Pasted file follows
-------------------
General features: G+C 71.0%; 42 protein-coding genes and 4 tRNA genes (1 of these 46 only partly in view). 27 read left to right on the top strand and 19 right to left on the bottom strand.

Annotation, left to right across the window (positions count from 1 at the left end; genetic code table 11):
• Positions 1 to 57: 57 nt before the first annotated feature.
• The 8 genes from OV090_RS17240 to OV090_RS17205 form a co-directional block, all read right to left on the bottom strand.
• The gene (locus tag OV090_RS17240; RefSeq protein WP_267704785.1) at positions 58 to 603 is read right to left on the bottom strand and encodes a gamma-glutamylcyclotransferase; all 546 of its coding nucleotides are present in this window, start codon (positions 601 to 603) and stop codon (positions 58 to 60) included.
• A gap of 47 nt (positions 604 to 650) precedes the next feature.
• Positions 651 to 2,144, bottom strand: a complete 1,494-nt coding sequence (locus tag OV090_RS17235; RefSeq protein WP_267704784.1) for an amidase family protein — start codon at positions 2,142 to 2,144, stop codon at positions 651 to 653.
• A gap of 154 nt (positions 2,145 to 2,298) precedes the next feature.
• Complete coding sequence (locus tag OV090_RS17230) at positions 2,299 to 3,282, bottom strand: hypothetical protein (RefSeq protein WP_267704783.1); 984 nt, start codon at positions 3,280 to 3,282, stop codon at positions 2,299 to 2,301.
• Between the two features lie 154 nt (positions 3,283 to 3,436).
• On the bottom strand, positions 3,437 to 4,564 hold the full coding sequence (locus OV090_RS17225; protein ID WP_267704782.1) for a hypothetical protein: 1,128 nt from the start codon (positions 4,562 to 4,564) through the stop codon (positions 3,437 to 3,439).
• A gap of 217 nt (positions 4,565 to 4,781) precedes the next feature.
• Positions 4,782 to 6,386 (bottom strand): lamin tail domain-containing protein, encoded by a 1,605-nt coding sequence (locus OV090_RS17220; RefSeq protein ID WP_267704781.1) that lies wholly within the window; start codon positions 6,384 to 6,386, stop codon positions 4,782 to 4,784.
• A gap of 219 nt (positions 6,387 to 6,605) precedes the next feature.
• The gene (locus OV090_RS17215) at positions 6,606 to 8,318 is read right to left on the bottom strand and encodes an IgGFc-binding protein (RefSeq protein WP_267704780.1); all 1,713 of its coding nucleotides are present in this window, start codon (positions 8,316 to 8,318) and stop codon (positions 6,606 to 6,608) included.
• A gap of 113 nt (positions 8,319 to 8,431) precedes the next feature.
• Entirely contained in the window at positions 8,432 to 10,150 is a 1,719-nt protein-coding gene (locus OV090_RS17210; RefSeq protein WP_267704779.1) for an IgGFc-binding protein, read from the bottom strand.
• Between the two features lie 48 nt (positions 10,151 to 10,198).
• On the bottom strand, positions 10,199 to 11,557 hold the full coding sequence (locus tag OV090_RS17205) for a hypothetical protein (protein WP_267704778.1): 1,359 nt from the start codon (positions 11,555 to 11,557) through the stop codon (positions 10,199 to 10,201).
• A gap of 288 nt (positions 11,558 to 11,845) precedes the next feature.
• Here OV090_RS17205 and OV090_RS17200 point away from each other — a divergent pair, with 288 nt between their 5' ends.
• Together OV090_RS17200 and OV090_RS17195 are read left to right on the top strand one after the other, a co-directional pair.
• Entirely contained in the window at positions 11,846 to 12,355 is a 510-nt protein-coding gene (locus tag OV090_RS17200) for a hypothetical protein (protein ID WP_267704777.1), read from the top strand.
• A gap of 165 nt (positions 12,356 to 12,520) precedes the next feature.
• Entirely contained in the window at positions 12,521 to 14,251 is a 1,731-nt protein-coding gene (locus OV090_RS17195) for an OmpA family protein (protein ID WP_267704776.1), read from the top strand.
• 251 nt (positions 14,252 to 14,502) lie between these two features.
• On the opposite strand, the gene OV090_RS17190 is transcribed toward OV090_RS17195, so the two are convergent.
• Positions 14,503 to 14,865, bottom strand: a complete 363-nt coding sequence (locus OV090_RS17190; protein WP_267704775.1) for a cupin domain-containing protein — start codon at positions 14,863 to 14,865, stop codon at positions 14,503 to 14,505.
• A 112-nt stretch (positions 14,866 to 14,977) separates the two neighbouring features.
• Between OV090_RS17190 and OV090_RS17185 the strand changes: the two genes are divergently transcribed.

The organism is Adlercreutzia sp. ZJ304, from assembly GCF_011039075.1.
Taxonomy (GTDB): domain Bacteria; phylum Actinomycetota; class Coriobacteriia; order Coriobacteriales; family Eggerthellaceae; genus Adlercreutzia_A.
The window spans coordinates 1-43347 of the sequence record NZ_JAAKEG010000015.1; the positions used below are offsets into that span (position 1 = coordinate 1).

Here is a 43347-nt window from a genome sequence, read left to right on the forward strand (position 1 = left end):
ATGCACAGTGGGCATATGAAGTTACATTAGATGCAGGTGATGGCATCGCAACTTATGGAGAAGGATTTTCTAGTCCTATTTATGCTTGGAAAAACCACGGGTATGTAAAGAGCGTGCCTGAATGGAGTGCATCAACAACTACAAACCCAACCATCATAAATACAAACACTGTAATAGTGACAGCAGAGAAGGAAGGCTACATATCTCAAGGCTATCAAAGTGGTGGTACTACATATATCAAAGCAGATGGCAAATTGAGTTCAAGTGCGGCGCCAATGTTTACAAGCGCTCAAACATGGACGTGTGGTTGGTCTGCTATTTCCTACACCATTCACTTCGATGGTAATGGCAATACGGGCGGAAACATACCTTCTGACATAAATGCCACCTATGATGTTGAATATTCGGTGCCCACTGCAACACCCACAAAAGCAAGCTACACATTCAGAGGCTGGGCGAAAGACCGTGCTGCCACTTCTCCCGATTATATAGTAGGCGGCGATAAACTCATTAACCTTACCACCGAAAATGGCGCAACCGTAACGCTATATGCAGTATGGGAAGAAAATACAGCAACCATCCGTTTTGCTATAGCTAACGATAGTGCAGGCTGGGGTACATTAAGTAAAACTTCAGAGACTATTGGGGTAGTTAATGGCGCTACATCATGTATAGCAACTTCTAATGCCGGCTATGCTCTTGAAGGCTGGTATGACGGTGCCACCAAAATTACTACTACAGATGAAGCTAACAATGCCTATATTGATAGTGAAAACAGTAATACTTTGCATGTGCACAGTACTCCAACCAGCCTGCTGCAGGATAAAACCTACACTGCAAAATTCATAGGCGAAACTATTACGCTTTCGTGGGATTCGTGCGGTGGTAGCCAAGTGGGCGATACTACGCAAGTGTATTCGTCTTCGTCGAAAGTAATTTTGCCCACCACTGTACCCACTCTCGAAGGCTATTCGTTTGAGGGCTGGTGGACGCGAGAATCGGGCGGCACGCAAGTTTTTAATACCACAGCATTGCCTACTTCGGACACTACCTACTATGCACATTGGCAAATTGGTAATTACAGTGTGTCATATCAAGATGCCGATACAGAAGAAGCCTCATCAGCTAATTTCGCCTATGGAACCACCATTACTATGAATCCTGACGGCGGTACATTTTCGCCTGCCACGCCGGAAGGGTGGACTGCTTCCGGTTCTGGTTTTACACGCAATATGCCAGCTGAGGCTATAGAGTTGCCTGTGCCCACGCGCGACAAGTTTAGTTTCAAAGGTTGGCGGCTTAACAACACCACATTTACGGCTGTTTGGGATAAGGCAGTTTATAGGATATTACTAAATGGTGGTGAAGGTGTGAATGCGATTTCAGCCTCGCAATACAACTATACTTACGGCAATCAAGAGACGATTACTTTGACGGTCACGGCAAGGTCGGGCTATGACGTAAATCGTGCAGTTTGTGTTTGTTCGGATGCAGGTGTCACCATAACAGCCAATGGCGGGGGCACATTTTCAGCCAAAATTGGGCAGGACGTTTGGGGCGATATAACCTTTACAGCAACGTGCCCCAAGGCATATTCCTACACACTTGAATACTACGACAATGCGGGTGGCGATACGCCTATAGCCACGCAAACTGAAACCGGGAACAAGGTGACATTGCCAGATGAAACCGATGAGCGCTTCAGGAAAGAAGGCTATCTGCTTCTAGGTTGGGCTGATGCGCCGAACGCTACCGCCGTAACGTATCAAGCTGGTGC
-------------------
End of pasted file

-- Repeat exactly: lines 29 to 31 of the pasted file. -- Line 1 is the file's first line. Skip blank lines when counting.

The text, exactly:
• A 112-nt stretch (positions 14,866 to 14,977) separates the two neighbouring features.
• Between OV090_RS17190 and OV090_RS17185 the strand changes: the two genes are divergently transcribed.

The organism is Adlercreutzia sp. ZJ304, from assembly GCF_011039075.1.